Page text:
Second, when it comes to interactive data visualization, don’t be afraid to start a conversation with your end-users. Explain to the user how you’re building the report. Go over what interactions the user wants, how you can implement requested features, what to expect from your report, what kind of Power BI custom visuals you'd like to use etc.
This will help make sure your report gets used in the long-term and avoids the chance of the user transitioning to something else out of convenience – our goal is for our report to be that convenience for them, especially in the world of business data visualization.
Selecting multiple visuals at the same time can prove to be a problem for native Power BI visuals, as regular Power BI doesn’t support chart highlighting and cross-chart filtering at the same time. Generally, most report creators would agree that filtering is a great asset to interactive data visualization, as it allows for far more functionality.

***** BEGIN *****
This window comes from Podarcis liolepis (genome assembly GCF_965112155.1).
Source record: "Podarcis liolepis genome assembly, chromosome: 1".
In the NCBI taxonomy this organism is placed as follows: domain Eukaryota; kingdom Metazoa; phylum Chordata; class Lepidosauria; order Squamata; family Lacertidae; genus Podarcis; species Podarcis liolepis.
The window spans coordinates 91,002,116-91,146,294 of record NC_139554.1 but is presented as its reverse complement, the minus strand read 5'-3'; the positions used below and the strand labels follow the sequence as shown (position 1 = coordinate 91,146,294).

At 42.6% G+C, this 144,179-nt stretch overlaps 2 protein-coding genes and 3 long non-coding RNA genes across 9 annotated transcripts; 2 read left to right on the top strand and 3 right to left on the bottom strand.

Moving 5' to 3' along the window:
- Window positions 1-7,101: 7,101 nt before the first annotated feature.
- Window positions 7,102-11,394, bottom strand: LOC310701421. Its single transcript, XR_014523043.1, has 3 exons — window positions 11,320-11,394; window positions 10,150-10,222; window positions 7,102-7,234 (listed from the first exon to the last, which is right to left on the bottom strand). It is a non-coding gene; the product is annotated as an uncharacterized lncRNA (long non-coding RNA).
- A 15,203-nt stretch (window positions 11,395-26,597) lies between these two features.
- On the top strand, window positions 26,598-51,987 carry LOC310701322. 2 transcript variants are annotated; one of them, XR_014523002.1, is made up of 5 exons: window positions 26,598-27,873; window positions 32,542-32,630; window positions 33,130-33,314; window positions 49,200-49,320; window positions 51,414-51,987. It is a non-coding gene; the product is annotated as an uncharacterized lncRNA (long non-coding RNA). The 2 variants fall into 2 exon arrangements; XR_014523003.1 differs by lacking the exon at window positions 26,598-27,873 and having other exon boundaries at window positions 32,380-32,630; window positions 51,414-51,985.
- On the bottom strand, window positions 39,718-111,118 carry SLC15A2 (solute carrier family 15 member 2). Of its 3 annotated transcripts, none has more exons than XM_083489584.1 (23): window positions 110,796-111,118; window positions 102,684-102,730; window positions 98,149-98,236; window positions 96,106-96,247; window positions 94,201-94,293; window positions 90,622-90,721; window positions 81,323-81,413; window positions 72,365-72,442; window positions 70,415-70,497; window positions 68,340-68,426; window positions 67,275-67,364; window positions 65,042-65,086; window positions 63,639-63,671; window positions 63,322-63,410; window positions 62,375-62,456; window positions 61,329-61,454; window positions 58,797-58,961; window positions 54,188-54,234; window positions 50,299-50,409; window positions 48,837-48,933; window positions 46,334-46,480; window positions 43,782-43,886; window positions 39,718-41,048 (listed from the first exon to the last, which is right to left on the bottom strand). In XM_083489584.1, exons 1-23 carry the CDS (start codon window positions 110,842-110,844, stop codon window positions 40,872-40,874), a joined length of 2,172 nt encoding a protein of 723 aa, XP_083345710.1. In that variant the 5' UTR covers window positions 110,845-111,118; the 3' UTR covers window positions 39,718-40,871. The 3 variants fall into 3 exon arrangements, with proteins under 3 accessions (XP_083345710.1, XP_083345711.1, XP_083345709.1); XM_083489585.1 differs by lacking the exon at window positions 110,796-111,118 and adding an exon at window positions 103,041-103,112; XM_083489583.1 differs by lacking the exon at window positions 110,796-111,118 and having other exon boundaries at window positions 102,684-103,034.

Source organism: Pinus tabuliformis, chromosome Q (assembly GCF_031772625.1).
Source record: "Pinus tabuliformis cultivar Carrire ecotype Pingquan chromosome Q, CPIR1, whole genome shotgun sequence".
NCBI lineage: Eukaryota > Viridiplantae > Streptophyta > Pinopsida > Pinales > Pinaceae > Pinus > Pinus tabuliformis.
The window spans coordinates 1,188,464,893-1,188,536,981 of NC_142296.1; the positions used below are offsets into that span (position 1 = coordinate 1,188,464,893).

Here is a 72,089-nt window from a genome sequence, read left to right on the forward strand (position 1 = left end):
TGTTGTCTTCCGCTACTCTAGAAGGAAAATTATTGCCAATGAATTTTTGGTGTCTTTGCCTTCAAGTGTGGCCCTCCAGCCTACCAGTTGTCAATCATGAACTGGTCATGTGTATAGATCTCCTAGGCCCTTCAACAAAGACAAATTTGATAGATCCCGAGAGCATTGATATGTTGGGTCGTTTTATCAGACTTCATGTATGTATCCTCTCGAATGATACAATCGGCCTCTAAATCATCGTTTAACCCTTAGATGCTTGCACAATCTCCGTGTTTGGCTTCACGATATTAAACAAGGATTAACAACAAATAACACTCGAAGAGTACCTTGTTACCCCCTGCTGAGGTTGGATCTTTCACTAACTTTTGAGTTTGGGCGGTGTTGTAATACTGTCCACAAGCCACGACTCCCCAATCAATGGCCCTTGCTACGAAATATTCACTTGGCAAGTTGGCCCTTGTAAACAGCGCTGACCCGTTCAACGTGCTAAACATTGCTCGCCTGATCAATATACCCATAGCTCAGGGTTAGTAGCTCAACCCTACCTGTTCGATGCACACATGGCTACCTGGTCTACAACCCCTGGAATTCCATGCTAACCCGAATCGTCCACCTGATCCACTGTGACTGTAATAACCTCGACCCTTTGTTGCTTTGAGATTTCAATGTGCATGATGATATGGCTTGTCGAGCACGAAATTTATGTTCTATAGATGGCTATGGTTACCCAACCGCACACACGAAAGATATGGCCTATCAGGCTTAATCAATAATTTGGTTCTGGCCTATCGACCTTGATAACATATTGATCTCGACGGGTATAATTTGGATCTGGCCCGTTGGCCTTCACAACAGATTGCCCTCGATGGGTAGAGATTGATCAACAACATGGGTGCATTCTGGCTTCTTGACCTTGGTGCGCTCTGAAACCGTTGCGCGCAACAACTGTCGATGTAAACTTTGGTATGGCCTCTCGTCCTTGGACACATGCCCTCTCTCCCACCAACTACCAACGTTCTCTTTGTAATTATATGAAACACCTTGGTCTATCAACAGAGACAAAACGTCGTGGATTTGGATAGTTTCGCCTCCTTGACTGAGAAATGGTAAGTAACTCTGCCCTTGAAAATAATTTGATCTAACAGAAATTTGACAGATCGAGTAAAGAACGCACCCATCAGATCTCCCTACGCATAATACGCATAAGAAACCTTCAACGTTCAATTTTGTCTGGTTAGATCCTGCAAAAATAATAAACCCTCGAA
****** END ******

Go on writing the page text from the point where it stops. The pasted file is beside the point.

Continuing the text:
It can also be tricky to activate and select certain interactions within default Power BI, which makes the end-user click between selecting and de-selecting a lot. Click on one, hold CTRL, click again. All these actions amount to unnecessary clicks.
This is where Power BI custom visuals can help you. With ZoomCharts, the core functionality is filtered. Every highlight or click is essentially an extension of the previous selection. So there’s no need to activate any interactions, you can simply click and drill down.
This is one way how ZoomCharts aims to grant the experience of truly navigating data, instead of looking at available snapshots. That’s the quality which can make or break interactive data visualization.
This next section is going to look at some Power BI custom visuals and see how these can be tweaked in favor of standardization and ease-of-use for the end-user, thus utilizing the full potential of these visuals and make interactive data visualization a smooth experience.
Ah yes, in the world of interactive data visualization, this is the visual that can shatter even the tightest of report-creator communities. Many might say – don’t use a donut chart!